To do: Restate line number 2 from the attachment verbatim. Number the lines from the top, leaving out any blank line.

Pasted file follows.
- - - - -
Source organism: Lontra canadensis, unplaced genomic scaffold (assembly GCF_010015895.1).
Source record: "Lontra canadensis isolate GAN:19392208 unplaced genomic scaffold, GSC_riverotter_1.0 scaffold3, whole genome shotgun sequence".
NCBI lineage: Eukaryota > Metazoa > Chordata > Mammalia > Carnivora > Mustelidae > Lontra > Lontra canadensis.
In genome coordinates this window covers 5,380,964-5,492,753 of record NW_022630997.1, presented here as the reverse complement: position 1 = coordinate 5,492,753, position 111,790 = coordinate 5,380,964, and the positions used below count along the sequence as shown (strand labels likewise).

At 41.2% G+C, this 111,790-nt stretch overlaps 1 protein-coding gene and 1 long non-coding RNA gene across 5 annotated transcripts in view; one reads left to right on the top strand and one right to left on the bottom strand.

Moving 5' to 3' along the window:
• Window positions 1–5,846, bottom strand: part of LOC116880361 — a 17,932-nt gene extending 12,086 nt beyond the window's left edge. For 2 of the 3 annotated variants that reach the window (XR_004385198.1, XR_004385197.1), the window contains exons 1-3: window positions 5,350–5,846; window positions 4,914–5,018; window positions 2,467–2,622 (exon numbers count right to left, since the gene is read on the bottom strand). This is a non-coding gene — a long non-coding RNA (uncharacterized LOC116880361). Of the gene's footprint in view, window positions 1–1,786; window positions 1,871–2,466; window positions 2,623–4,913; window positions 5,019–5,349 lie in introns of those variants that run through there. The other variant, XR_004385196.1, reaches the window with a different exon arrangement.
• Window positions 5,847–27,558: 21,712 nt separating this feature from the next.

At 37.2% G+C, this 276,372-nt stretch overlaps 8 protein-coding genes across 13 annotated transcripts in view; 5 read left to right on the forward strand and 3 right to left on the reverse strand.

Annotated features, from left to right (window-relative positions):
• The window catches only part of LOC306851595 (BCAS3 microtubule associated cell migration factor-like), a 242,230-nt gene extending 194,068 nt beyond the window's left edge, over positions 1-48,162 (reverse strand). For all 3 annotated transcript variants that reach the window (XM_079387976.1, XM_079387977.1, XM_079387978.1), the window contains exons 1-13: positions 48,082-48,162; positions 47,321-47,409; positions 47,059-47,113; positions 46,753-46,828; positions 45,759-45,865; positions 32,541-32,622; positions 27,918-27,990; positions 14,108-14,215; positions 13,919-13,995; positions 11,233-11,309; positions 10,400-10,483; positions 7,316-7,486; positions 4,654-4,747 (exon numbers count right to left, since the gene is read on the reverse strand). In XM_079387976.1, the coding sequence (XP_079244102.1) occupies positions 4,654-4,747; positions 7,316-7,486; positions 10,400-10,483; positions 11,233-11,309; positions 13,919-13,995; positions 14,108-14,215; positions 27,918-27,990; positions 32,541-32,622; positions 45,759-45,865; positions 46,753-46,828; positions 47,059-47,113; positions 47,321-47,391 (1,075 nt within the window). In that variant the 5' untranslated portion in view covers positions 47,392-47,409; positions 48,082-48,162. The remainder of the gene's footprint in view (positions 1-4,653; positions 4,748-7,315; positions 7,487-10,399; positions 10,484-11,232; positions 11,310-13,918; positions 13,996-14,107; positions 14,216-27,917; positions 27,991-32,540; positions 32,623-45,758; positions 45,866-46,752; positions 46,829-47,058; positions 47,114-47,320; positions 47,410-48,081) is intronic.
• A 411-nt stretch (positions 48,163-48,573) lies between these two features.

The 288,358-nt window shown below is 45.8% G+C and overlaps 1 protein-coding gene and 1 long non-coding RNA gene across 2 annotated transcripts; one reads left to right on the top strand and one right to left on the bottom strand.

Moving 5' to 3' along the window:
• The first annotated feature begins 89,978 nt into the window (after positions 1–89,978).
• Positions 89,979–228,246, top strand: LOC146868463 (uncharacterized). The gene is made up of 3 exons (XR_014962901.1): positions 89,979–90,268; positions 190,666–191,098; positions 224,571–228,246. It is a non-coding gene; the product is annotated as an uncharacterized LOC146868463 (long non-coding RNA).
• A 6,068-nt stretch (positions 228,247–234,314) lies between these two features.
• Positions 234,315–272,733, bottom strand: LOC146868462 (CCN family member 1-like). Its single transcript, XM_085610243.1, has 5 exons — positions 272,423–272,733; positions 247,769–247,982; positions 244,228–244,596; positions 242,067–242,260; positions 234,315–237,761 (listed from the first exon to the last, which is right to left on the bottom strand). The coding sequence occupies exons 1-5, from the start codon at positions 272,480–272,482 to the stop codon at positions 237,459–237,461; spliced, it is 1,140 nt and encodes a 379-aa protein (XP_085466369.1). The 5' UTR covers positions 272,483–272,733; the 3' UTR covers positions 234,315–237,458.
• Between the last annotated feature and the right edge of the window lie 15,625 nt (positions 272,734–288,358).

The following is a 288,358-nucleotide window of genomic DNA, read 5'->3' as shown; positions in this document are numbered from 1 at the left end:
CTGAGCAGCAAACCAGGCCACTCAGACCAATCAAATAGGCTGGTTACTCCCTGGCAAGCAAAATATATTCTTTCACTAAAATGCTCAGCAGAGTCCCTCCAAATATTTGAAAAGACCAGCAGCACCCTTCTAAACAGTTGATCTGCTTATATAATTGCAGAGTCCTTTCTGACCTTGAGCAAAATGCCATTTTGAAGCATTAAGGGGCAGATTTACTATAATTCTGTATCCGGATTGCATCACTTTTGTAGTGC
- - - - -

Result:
Source record: "Lontra canadensis isolate GAN:19392208 unplaced genomic scaffold, GSC_riverotter_1.0 scaffold3, whole genome shotgun sequence".